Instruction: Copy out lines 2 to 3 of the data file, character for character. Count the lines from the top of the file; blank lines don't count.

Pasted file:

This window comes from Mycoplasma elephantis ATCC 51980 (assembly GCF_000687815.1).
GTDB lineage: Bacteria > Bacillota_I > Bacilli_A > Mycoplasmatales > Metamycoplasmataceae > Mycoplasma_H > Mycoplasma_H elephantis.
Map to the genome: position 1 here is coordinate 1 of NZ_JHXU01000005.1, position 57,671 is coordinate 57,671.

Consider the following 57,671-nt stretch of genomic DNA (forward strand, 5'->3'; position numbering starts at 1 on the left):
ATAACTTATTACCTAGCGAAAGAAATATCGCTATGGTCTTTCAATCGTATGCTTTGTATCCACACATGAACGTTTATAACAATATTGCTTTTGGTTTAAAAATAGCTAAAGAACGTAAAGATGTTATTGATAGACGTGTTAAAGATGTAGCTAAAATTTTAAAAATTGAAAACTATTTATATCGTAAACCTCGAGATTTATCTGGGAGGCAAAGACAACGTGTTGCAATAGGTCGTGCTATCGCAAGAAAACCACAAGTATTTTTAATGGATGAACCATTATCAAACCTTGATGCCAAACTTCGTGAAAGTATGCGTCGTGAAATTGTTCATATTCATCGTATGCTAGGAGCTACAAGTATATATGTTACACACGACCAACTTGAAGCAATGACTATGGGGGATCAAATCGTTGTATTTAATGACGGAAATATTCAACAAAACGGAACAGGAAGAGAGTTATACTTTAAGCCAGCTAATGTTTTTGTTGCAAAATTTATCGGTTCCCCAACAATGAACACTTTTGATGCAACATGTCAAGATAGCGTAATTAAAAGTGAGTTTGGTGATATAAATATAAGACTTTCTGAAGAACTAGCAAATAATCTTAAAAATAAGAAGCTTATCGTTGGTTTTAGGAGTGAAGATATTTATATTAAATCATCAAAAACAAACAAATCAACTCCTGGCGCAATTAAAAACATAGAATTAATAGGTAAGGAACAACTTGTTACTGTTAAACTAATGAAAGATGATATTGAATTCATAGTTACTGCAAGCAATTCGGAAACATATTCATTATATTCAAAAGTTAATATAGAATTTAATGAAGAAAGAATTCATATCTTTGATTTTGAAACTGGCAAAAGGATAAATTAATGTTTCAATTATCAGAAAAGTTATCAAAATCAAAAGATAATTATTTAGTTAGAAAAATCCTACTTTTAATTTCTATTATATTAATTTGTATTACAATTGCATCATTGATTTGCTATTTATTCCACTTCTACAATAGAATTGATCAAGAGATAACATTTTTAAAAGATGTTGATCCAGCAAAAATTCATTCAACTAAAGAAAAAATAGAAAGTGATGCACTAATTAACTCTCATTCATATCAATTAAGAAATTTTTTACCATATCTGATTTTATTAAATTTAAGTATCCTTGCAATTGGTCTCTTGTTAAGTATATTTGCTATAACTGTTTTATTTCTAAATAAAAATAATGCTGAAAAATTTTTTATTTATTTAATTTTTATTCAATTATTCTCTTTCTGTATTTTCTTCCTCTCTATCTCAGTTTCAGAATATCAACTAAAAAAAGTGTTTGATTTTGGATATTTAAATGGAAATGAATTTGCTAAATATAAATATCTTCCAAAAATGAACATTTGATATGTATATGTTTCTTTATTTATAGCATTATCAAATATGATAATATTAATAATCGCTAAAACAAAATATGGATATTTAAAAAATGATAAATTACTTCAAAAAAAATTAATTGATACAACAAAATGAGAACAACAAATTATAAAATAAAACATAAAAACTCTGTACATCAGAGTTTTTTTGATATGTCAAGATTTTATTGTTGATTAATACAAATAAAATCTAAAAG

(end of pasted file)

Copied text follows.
GTDB lineage: Bacteria > Bacillota_I > Bacilli_A > Mycoplasmatales > Metamycoplasmataceae > Mycoplasma_H > Mycoplasma_H elephantis.
Map to the genome: position 1 here is coordinate 1 of NZ_JHXU01000005.1, position 57,671 is coordinate 57,671.